The maleficent U.S Education Secretary Betsy DeVos kicked off the school year by visiting a private school that bans transgender students and teachers. At the same time, the New York City Department of Education (NYC DOE) implemented new Guidelines to Support Transgender and Gender Expansive Students for public school-based teachers and staff. While those two events are diametrically opposed, two other facts go hand in hand. Transgender students or students who are gender nonconforming exist. And like all kids, they have the right to attend school free of fear. So, it is undeniable that we need transgender awareness in schools. Every. Single. Day.
As a PFLAG NYC Safe Schools Program presenter, I see firsthand – in classrooms and at professional development workshops – how necessary these new NYC DOE guidelines are.
The whys behind the need.
I’ve talked with trans and gender nonconforming children who aren’t accepted by their families or who are bullied by classmates. I have met many teachers who are unclear what it means to be transgender, or who don’t know the difference between gender identity and sexual orientation. I’ve heard other Safe Schools Program speakers share how their young trans kids come home with wet pants because they’re afraid to use the bathroom that aligns with their gender identity. If that situation happens just once, that child is in crisis. And as a result, that family is in crisis.
I lost many nights of sleep when Harry was bullied in middle school for his gender expression. And often, I couldn’t concentrate at work. When your child isn’t affirmed at school, you default to panic and anxiety. Because if a student doesn’t feel safe, they can’t learn.
Maybe that’s not your child. An underrepresented child at school isn’t going to show up on your radar until it’s part of your experience. But I guarantee it applies to one of your child’s classmates. If we want all children to feel safe in school, we need transgender awareness in schools.
Guidelines are necessary.
The NYC DOE is familiar with the 2017 research that shows transgender and gender nonconforming youth (trans/GNC) are experiencing extremely hostile climates in U.S. schools. In a nutshell:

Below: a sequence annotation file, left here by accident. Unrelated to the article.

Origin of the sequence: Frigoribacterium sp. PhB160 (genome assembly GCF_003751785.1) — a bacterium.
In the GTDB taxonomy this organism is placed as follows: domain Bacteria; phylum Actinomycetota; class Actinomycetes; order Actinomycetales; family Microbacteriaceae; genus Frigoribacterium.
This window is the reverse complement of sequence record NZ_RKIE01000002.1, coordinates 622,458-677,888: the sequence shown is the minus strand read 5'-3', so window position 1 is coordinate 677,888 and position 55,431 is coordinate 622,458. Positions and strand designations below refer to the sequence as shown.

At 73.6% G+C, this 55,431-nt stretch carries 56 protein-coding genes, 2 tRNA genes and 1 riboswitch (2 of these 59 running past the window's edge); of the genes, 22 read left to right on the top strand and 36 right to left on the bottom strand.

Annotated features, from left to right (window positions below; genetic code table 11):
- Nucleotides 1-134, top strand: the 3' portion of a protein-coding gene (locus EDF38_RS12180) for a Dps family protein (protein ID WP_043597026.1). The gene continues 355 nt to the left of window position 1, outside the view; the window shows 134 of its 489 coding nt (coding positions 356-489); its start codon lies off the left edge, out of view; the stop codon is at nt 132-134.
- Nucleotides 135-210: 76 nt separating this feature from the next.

- Nearly 84% of trans and 70% of GNC students were bullied because of their gender.
- Over 4 in 10 trans/GNC students faced gender-related discrimination at school.
- Almost half of trans/GNC students were required to use the incorrect bathroom.
The NYC DOE’s guidelines are lengthy, but comprehensive. Here’s their guiding principle: All students have the right to have their gender, gender identity and gender expression recognized and respected by their school community.
The guidelines serve as a resource to further the understanding of gender identity, gender expression and sexuality in schools. And there are some important “musts”:
- All staff and students must refer to students by chosen names and pronouns, and non-permanent records must reflect these.
- Students must be provided access to facilities consistent with their gender identity asserted at school.
- Students must participate in all school activities in accordance with their gender identity.
- Any staff member must immediately report student-on-student harassment, discrimination, bullying and/or intimidation.
Now, here’s my must: Teachers and staff must have the proper resources to create safe, supportive and inclusive school. That may seem impossible with a federal government that wants to erase trans people. But states need laws and school districts need mandates to affirm and support trans/GNC youth. Those kids thrive when they feel safe in their school environment. We need transgender awareness in all schools. Now.
Note: If you’re trying to figure out which child in the header photo is transgender or gender expansive, I have no idea. Just assume that in any group of kids, at least one identifies as trans/GNC.
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